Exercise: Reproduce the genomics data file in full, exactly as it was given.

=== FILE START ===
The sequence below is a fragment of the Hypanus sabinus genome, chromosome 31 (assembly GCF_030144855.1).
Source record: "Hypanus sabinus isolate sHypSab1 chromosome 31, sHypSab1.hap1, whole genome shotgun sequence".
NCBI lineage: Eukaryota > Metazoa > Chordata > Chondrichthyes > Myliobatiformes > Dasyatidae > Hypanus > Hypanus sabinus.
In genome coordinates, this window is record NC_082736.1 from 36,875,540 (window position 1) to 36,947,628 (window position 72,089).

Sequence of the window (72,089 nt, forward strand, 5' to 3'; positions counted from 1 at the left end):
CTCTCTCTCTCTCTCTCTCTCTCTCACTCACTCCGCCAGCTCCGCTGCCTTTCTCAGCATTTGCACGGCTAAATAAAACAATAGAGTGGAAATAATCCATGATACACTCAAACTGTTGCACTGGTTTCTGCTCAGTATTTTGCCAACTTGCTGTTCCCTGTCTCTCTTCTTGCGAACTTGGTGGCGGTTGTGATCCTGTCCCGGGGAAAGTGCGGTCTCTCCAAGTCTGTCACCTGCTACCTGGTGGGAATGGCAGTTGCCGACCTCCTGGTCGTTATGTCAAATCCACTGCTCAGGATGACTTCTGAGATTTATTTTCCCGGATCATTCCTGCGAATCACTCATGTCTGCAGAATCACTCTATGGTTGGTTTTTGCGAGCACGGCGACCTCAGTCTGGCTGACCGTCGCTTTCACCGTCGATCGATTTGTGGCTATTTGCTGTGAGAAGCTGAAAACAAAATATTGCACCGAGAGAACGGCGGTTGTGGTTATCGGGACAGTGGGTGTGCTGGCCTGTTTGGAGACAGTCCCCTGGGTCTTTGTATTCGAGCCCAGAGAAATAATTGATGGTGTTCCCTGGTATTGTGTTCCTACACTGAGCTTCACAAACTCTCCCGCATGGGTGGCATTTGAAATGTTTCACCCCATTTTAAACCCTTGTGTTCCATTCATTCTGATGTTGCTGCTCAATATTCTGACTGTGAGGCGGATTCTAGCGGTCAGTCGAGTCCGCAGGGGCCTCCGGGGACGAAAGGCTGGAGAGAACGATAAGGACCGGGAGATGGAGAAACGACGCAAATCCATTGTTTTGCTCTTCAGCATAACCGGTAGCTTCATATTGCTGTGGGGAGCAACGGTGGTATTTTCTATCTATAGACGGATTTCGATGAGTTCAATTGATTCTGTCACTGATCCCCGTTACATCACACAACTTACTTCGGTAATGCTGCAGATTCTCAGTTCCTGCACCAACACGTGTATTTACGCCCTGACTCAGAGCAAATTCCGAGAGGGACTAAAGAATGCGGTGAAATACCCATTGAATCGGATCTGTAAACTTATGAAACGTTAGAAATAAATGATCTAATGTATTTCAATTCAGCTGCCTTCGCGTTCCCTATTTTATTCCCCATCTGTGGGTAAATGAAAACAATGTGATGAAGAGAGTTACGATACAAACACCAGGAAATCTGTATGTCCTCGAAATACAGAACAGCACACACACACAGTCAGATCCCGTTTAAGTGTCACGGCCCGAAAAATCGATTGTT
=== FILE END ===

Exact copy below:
The sequence below is a fragment of the Hypanus sabinus genome, chromosome 31 (assembly GCF_030144855.1).
Source record: "Hypanus sabinus isolate sHypSab1 chromosome 31, sHypSab1.hap1, whole genome shotgun sequence".
NCBI lineage: Eukaryota > Metazoa > Chordata > Chondrichthyes > Myliobatiformes > Dasyatidae > Hypanus > Hypanus sabinus.
In genome coordinates, this window is record NC_082736.1 from 36,875,540 (window position 1) to 36,947,628 (window position 72,089).

Sequence of the window (72,089 nt, forward strand, 5' to 3'; positions counted from 1 at the left end):
CTCTCTCTCTCTCTCTCTCTCTCTCACTCACTCCGCCAGCTCCGCTGCCTTTCTCAGCATTTGCACGGCTAAATAAAACAATAGAGTGGAAATAATCCATGATACACTCAAACTGTTGCACTGGTTTCTGCTCAGTATTTTGCCAACTTGCTGTTCCCTGTCTCTCTTCTTGCGAACTTGGTGGCGGTTGTGATCCTGTCCCGGGGAAAGTGCGGTCTCTCCAAGTCTGTCACCTGCTACCTGGTGGGAATGGCAGTTGCCGACCTCCTGGTCGTTATGTCAAATCCACTGCTCAGGATGACTTCTGAGATTTATTTTCCCGGATCATTCCTGCGAATCACTCATGTCTGCAGAATCACTCTATGGTTGGTTTTTGCGAGCACGGCGACCTCAGTCTGGCTGACCGTCGCTTTCACCGTCGATCGATTTGTGGCTATTTGCTGTGAGAAGCTGAAAACAAAATATTGCACCGAGAGAACGGCGGTTGTGGTTATCGGGACAGTGGGTGTGCTGGCCTGTTTGGAGACAGTCCCCTGGGTCTTTGTATTCGAGCCCAGAGAAATAATTGATGGTGTTCCCTGGTATTGTGTTCCTACACTGAGCTTCACAAACTCTCCCGCATGGGTGGCATTTGAAATGTTTCACCCCATTTTAAACCCTTGTGTTCCATTCATTCTGATGTTGCTGCTCAATATTCTGACTGTGAGGCGGATTCTAGCGGTCAGTCGAGTCCGCAGGGGCCTCCGGGGACGAAAGGCTGGAGAGAACGATAAGGACCGGGAGATGGAGAAACGACGCAAATCCATTGTTTTGCTCTTCAGCATAACCGGTAGCTTCATATTGCTGTGGGGAGCAACGGTGGTATTTTCTATCTATAGACGGATTTCGATGAGTTCAATTGATTCTGTCACTGATCCCCGTTACATCACACAACTTACTTCGGTAATGCTGCAGATTCTCAGTTCCTGCACCAACACGTGTATTTACGCCCTGACTCAGAGCAAATTCCGAGAGGGACTAAAGAATGCGGTGAAATACCCATTGAATCGGATCTGTAAACTTATGAAACGTTAGAAATAAATGATCTAATGTATTTCAATTCAGCTGCCTTCGCGTTCCCTATTTTATTCCCCATCTGTGGGTAAATGAAAACAATGTGATGAAGAGAGTTACGATACAAACACCAGGAAATCTGTATGTCCTCGAAATACAGAACAGCACACACACACAGTCAGATCCCGTTTAAGTGTCACGGCCCGAAAAATCGATTGTT